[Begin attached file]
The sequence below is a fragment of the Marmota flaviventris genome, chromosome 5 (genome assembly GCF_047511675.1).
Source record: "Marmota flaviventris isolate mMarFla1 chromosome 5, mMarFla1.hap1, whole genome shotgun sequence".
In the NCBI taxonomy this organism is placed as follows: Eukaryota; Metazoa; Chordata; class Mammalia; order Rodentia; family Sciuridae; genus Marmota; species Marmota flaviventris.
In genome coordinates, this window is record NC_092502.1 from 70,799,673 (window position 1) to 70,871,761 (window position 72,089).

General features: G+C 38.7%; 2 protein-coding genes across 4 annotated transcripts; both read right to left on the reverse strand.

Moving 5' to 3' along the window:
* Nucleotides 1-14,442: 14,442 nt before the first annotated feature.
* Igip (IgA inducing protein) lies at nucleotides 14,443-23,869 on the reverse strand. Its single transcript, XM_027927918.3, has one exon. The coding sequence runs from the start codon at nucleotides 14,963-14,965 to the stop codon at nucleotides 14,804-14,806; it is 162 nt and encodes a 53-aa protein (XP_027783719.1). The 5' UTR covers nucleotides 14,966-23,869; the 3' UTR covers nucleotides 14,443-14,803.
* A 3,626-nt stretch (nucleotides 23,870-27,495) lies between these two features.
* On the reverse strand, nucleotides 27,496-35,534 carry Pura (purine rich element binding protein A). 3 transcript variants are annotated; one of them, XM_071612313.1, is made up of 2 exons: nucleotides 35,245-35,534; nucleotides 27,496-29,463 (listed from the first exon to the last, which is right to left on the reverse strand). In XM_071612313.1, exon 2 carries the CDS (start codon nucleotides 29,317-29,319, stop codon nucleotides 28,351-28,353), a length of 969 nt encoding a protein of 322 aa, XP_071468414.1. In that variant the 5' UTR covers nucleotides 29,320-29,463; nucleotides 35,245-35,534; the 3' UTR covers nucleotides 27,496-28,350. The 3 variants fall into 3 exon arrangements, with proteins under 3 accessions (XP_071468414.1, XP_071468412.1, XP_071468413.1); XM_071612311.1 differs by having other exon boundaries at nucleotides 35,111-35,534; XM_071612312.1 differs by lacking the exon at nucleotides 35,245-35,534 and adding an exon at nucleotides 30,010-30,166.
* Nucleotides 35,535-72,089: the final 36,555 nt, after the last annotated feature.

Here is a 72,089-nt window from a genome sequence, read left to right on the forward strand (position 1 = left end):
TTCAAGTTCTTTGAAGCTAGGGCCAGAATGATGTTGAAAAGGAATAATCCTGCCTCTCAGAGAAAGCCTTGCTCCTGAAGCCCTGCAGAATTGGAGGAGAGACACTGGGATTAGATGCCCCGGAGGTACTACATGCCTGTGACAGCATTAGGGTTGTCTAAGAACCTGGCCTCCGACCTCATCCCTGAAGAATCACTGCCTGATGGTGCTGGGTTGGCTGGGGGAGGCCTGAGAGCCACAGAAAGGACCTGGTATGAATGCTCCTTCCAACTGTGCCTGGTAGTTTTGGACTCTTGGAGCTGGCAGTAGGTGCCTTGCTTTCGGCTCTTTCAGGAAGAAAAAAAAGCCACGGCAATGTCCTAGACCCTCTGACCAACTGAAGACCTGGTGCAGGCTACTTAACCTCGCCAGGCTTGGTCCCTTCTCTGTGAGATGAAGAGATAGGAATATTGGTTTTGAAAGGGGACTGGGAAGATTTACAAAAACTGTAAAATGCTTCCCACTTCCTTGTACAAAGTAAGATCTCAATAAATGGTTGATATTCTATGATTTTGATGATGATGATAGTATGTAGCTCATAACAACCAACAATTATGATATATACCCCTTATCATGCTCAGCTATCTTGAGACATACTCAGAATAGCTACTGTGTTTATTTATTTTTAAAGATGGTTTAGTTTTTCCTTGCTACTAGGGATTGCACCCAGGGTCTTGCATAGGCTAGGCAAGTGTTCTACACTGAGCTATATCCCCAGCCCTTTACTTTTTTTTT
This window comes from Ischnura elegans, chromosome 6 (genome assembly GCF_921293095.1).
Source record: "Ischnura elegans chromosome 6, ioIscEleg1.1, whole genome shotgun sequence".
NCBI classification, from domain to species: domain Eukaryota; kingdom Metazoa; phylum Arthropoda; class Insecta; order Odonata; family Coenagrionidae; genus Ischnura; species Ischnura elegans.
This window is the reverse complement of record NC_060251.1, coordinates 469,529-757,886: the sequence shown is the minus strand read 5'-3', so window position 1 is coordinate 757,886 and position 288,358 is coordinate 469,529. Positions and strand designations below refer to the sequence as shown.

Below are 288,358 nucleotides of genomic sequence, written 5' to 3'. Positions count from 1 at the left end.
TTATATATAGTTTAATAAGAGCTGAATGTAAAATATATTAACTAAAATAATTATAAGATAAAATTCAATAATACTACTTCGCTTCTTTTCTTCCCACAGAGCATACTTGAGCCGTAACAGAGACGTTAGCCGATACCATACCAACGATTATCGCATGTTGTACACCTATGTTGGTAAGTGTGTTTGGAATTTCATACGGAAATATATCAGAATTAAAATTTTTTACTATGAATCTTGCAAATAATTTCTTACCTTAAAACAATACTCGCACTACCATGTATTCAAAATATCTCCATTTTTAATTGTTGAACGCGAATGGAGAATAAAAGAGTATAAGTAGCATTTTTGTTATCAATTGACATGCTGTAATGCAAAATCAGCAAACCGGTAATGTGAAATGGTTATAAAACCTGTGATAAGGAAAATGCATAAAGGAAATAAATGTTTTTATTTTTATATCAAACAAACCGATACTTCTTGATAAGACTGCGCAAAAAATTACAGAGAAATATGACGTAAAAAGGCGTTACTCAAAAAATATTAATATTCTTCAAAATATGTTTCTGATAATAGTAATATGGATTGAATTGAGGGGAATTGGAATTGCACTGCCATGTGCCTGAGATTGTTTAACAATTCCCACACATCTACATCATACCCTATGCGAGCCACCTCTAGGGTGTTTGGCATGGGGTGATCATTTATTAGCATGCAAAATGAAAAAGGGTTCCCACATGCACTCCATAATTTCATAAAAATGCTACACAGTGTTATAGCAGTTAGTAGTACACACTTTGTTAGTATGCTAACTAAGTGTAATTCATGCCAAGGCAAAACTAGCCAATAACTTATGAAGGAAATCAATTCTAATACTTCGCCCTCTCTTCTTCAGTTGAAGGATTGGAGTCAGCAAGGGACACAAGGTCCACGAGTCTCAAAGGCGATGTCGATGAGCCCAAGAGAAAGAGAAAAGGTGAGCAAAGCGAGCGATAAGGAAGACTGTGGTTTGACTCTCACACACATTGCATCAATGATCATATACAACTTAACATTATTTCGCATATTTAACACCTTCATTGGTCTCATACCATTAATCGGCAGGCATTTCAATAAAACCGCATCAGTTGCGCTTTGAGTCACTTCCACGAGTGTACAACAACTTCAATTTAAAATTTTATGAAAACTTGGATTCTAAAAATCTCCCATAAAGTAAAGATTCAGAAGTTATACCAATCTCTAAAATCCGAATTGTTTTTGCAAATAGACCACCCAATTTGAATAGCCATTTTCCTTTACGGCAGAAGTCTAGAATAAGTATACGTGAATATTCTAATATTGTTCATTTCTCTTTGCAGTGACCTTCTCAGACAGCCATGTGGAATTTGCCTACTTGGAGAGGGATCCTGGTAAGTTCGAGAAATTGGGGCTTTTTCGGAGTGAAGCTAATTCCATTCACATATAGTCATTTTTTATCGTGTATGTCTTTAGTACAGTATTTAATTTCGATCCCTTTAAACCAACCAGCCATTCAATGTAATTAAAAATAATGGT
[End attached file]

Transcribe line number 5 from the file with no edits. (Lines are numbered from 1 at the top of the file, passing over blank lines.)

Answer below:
General features: G+C 38.7%; 2 protein-coding genes across 4 annotated transcripts; both read right to left on the reverse strand.